Rain was beginning to set in on a fog-ridden day on the slopes when Annie Dephouse gave her 5-year-old charge, Phillip Meacham, the heads up that it would soon be time to head indoors.
“We can do two or three more,” Dephouse said as the ski lift swung on its way up to Cataloochee Ski Area’s easiest slope.
Domestic violence in Haywood County — and its effect on children — could take a hit as the Thirtieth Judicial District Domestic Violence-Sexual Assault Alliance starts using the $1 million it won through a competitive federal grant. Only $10 million was dispersed nationwide, but the Alliance’s share of the three-year grant, given through the Office on Violence Against Women through the U.S. Department of Justice, jumped from $400,000 in the last grant cycle to the $1 million it now has to work with.
Four years ago in November, a schoolteacher in Knoxville asked her English class to write a composition on family dinner together. With two exceptions, the class — a racially mixed, lower income group of students — hooted at her in derision.
Supposedly just 8 percent of Americans who make a New Year’s resolution keep it.
The obvious reason is human beings just aren’t very good at self improvement. But some resolutions are doomed from the start.
By Melanie Threlkeld McConnell • SMN Correspondent
Think of it as somewhere over the rainbow.
You know the place, only this time not in Oz, in Waynesville, on Frazier Street, behind the parking lot of Sagebrush Steakhouse, in a non-descript building that’s 60-feet long and maybe half that wide. This is where the bluebirds sing, where happiness prevails.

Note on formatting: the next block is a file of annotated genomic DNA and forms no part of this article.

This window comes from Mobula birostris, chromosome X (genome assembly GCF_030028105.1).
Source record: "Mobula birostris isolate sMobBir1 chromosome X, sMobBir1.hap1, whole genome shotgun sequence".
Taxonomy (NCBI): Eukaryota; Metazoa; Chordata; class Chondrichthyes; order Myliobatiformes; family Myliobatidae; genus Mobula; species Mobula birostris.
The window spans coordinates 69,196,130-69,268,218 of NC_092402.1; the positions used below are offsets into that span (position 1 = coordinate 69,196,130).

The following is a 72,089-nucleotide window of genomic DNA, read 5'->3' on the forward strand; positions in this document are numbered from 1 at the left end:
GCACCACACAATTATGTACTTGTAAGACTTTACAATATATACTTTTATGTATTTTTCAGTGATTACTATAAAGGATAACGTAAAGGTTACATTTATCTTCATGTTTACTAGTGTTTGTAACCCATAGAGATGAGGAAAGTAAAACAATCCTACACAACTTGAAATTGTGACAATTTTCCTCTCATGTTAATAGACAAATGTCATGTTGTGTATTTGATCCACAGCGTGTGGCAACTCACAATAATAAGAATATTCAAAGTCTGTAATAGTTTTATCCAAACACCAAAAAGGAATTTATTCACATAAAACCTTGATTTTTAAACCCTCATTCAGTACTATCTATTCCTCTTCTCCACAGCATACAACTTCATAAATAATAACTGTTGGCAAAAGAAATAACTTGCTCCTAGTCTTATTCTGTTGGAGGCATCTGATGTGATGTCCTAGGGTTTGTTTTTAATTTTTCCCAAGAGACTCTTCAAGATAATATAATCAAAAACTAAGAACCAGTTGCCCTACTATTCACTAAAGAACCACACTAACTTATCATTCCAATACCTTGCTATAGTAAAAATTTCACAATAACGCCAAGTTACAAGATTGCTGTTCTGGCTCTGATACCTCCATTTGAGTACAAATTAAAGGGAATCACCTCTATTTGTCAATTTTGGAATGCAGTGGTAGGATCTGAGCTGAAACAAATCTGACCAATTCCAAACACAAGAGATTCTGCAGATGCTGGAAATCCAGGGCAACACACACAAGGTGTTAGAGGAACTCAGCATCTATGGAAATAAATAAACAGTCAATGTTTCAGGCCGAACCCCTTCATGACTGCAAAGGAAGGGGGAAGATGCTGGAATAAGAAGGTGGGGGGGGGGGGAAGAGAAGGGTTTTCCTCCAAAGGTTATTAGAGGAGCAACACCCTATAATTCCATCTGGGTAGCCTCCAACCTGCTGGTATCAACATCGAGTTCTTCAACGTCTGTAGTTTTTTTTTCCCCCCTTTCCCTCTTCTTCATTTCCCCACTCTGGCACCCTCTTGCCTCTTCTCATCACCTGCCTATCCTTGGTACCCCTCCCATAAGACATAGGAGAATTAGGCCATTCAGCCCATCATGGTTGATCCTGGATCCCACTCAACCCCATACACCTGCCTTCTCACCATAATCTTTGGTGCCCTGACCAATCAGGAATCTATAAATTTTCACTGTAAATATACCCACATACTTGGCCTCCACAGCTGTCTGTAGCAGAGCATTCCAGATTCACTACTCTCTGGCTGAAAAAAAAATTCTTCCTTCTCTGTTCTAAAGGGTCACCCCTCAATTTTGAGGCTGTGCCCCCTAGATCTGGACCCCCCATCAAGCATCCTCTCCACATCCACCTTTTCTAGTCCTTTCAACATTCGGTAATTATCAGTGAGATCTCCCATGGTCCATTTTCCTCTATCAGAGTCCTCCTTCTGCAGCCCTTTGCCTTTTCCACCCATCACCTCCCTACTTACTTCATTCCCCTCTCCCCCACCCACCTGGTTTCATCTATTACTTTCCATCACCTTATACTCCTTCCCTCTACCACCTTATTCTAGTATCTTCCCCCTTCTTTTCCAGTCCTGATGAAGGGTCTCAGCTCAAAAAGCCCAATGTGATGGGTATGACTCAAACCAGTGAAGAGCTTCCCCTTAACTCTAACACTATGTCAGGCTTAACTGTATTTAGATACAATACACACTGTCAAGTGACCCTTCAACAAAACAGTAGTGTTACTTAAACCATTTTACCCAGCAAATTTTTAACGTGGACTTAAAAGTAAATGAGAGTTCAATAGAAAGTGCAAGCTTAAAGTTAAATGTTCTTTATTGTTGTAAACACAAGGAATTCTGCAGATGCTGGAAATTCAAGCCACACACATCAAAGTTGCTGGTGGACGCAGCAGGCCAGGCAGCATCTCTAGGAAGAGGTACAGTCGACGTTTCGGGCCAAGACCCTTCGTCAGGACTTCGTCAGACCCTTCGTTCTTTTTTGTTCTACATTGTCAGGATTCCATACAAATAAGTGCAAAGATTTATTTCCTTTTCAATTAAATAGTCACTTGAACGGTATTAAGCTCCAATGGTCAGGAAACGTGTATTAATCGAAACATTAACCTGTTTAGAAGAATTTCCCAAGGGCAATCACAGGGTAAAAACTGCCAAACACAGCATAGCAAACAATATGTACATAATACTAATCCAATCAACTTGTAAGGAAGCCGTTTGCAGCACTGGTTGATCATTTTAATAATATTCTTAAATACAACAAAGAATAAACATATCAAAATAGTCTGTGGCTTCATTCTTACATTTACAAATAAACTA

Like many of you, I’ve been amassing Christmas presents for months now — stocking up at consignment sales, cruising craigslist for good deals, and slipping irresistible stocking stuffers into the shopping basket when the kids aren’t looking. There’s something slightly exhilarating about shepherding bags of future presents into the house undetected and squirreling them way on the top shelves of cupboards and in corners of the basement.
Last weekend, I sat down with a calendar and began sifting through all the fabulous Christmas-related events happening this month.
As I plotted out which ones we could try to squeeze in — Christmas parades, Christmas concerts, Christmas plays, live nativity scenes, town tree lightings, Santa visits, and nighttime holiday festivities in our downtowns — I had a flashback to last year’s Disney preparations.
I was caught flat-footed last year when my oldest daughter began questioning the myriad Santa spottings of the Christmas season.
Santa’s peripatetic ways just didn’t compute.
Dear Pottery Barn photographers,
Please consider hiring a consultant who actually has kids before you shoot your next product magazine. Otherwise, your catalogs will be reclassified and shelved in the comedy section.
I don’t buy the theory that texting has fueled an explosion in writing among kids.
The claim is texting is like a “gateway drug.” Kids who normally wouldn’t read or write very much now do so prolifically, albeit in truncated words and cryptic acronyms. But any writing is better than no writing — the notion goes — and once hooked there’s no holding back the inner reader and writer within.